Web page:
SQL Tutorials

In this course, we will study the domain types in SQL, constraints and the SQL query structure. So let us start.

What are the domain types in SQL?

char(n): It represents a character string of fixed length, with user-specified length n.

varchar(n): It represents a variable-length character string with maximum length n.

int.: It is a finite subset of the integers that is dependent on the machine.

Smallint: It represents a small integer which is a machine-dependent subset of the integer domain type.

numeric(p,d): It represents a fixed-point number in which the user specifies the precision of p digits, with n digits to the right of the decimal point.

real, double precision: It represents floating-point and double-precision floating-point numbers.

float(n).: It represents a floating-point number in which the user specifies precision.

What is the basic SQL query structure?

A typical SQL query has the form:
select A1, A2, ..., An
from r1, r2, ..., rm
where P
Ai represents an attribute
Ri represents a relation
P is a predicate.

Let us study about each clause in detail:

Select clause

The select clause list all the attributes desired in the result of a query that is corresponding to the projection operation of the algebra.
Example: find the names of all employees in the employee relation:

Select emloyee_name
From employee
In the relational algebra, the query is:
IIemployee_name(employee)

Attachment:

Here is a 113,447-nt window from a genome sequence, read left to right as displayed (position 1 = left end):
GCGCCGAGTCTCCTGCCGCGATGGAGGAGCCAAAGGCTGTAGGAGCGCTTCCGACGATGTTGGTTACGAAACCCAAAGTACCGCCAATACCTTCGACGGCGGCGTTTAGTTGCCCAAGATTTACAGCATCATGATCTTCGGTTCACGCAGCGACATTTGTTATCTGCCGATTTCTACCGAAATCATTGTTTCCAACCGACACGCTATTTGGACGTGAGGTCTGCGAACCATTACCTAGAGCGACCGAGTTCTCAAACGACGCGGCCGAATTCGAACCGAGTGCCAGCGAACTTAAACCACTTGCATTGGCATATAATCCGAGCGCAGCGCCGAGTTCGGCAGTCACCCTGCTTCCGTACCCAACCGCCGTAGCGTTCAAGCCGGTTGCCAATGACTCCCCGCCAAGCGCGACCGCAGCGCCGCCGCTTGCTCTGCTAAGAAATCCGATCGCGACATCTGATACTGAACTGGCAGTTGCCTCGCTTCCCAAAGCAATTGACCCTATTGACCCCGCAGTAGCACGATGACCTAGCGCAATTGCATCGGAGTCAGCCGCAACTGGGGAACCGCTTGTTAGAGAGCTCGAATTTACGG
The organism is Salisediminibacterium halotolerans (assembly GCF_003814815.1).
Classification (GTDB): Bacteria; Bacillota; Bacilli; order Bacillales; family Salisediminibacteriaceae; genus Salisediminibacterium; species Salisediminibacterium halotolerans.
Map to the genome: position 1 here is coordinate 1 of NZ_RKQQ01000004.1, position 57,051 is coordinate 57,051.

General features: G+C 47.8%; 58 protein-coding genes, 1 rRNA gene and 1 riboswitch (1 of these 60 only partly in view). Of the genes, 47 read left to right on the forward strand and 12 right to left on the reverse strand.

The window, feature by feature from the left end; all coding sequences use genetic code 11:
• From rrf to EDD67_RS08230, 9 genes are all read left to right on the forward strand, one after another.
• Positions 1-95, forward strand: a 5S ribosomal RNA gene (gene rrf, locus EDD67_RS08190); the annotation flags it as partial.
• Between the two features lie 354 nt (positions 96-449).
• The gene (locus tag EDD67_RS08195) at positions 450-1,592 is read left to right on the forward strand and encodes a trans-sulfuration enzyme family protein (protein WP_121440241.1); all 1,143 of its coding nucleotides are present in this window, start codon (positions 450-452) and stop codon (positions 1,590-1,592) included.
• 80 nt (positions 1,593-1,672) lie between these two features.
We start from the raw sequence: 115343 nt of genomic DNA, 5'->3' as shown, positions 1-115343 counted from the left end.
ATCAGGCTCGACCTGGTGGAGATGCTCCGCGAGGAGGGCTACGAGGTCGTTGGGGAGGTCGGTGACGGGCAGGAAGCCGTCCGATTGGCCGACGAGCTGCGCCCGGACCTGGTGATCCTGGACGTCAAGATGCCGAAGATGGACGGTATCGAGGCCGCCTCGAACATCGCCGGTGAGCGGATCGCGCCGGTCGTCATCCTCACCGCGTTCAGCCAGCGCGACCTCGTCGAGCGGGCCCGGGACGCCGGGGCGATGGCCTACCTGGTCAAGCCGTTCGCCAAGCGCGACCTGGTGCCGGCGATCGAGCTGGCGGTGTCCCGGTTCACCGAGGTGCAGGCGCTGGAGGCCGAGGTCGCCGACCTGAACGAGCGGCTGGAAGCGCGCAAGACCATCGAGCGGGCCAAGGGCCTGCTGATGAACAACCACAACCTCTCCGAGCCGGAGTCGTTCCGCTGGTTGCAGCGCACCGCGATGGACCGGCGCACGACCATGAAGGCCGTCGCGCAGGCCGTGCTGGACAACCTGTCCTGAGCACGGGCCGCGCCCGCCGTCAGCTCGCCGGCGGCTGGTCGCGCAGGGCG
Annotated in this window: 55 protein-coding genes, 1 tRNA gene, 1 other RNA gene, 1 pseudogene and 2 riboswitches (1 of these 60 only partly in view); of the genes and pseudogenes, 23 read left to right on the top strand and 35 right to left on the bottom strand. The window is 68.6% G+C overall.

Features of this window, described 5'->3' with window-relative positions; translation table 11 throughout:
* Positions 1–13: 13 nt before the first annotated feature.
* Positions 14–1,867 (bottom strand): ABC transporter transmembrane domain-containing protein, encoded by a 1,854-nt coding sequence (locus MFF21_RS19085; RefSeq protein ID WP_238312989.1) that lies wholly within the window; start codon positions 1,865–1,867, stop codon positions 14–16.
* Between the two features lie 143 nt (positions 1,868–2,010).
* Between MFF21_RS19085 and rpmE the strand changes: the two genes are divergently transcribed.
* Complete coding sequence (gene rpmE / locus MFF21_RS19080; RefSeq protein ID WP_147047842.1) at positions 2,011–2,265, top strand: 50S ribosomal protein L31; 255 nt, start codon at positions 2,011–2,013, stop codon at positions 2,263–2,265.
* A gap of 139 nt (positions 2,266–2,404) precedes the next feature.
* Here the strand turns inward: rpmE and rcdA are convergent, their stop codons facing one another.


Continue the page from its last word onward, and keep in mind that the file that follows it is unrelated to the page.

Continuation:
Where clause

The where clause specifies conditions that need to be satisfied by the result. It Corresponds to the selection predicate of the algebra.

To find all student_id from student table who have marks greater than 200
Select student_id
From student
Where marks>200

From clause

The from clause lists all the relations which are involved in the query. It Corresponds to the Cartesian product operation of the algebra.

Find the Cartesian product student X marks.
select *
From student,marks

What are the constraints in SQL?

SQL constraints are used to specifying the rules for the data inside the table. In case of any violation between the constraint and the action, the action is aborted immediately by the constraint. Constraints can be specified at any point that is at the time when the table is created or after the table is created.

Constraints in SQL

NOT NULL

This constraint stops us from storing a null value in a column. That is, in case if a column is specified as NOT NULL then it won’t be able to store null in the particular column anymore.

CREATE TABLE Student
(
ID int(6) NOT NULL,
NAME varchar(15) NOT NULL,
ADDRESS varchar(25)
);

UNIQUE

When this constraint is specified with a column then all the values in the column must be unique. This means that the values in any row of a column must not be repeated.

CREATE TABLE Student
(
ID int(6) NOT NULL UNIQUE,
NAME varchar(15) NOT NULL,
ADDRESS varchar(25)
);

PRIMARY KEY

A primary key is a field that is used to uniquely identify each row in a table. And by using this constraint we can specify a field in a table as the primary key.

CREATE TABLE Student
(
ID int(6) NOT NULL UNIQUE,
NAME varchar(15) NOT NULL,
ADDRESS varchar(25),
PRIMARY KEY(
ID)
);

FOREIGN KEY

A Foreign key is a field that is used to uniquely identify each row in another table. And by using this constraint we can specify a field as Foreign key.

CREATE TABLE Student
(
O_ID int NOT NULL,
ORDER_NO int NOT NULL,
C_ID int,
PRIMARY KEY (O_ID),
FOREIGN KEY(C_ID) REFERENCES Customers(C_ID)
);

CHECK

This constraint helps us to validate the values of a column. That is, it ensures that the value stored in a column meets the given conditions.

CREATE TABLE Student
(
ID int(6) NOT NULL,
NAME varchar(10) NOT NULL,
AGE int NOT NULL CHECK (AGE>=25) varchar(25)
);

DEFAULT

When no value is specified by the user, this constraint specifies a default value for the column.

CREATE TABLE Student
(
ID int(6) NOT NULL,
NAME varchar(15) NOT NULL,
AGE int DEFAULT 17
);